March 19,2013 — Coronary CT angiography (CCTA) is clinically safe and may use medical resources more effectively than conventional methods for evaluating chest pain in patients who are at low or intermediate risk of myocardial infarction (MI),according to research presented earlier this month at the American College of Cardiology (ACC) meeting.
The new results acquired one year after patients were treated confirm 30-day outcomes announced at last year’s ACC conference. Based on clinical experience,the randomized,multicenter,rapid rule-out study from the American College of Radiology Imaging Network (ACRIN) established that low- and intermediate-risk patients can be safely discharged after a negative CCTA scan.
Conservative admission protocols that currently govern initial MI diagnosis lead to hospital admissions for six of 10 patients who arrive in the emergency room (ER) with chest pain. Only 5% to 15% are ultimately diagnosed with acute coronary syndrome. The cost of such conservative testing in the U.S. is estimated at up to $10 billion annually.
The new data from the ACRIN PA 4005 trial indicate that 908 patients who underwent CCTA were no more likely to experience a subsequent adverse cardiac event than 462 patients who received traditional care,according to trial co-investigator Dr. Judd Hollander,clinical research director of emergency medicine at the University of Pennsylvania.
Two (0.2%) of the 908 CCTA patients and three (1%) of the 462 traditional care patients died from all causes at the one-year follow-up point. One cardiac death (0.1%) was reported for the CCTA group,with no deaths among traditional care patients.
Acute MI was reported for 11 patients (1%) who received CCTA scans and five patients (1%) who were evaluated with traditional tests. Hollander said that 25 CCTA patients (3%) and seven traditional care patients (2%) underwent revascularization. None of the differences were statistically significant.
“We now know from this study that a negative CCTA,based on 50% maximal stenosis,predicts freedom from [adverse cardiac] events at one year,” Hollander said.
Resource utilization after hospital discharge through the first year was nearly identical for the CCTA and traditional care groups. About 36% of CCTA patients and 38% of traditional care patients had an emergency department visit,and about 16% of CCTA patients and 17% of traditional care patients were admitted to a hospital. Three percent of patients from either group underwent cardiac catheterization.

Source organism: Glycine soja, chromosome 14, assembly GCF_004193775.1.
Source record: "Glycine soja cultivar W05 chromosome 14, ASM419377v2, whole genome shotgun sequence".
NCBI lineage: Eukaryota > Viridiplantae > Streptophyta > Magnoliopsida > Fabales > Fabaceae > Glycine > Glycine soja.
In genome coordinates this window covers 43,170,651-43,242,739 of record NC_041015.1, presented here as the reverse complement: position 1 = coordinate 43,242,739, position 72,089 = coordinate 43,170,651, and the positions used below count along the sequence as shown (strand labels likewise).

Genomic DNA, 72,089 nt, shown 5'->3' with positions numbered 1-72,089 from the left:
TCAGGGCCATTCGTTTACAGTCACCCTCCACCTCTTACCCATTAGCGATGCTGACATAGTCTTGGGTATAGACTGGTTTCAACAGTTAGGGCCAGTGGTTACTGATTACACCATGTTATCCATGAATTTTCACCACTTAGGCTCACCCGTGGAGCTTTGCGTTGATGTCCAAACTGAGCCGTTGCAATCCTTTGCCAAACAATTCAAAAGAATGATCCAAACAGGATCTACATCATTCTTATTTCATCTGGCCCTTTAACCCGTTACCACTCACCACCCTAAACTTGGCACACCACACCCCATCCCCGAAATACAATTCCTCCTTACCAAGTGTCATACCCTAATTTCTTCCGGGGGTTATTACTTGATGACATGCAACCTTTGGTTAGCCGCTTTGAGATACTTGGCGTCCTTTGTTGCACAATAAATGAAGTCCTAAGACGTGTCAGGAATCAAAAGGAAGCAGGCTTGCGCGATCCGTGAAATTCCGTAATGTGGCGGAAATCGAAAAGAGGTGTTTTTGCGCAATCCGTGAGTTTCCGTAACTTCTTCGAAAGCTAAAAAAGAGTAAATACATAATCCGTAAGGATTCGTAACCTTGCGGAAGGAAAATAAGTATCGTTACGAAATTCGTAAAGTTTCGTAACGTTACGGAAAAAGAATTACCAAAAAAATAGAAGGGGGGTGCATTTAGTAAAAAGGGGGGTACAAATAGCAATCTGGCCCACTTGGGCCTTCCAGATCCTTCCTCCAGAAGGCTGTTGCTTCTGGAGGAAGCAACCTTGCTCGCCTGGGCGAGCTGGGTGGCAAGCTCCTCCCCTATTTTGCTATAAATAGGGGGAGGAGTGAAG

ACRIN investigators also uncovered differences for year 1 clinical care and medication use by the 35% of patients who had indeterminate findings from traditional testing,compared with the 14% of patients whose conditions were indeterminate by CCTA.
It was unclear if these patients had coronary artery disease (CAD),Hollander said. Physicians had limited guidance for prescribing appropriate care.
“Since there were many more ‘no-guidances’ in the traditional care group,it is my belief that had we given those doctors guidance,they would have either used more resources like the CAD-positive group or less resources like the CAD-negative group to provide appropriate care,” he told AuntMinnie.com.
Frequency rates of additional interventions were as follows.
|Intervention frequency at 1 year follow-up:CCTA vs. traditional care
Trial subjects were at least 30 years old,with thrombolysis in myocardial infarction (TIMI) scores of 0 to 2 and no ischemia. Patients were randomly selected for CCTA or traditional care after the attending physician determined they would be admitted for observation and objective testing.
“These were not the 35% of patients we normally send home;these are patients we normally admit,” Hollander said at the conference.
Hollander emphasized that the research is geared to restrict CCTA use to chest pain patients who actually need it.
“We are trying to avoid making this like a D-dimer or CT for pulmonary embolism,where everyone with symptoms in the ER gets the test,” he said.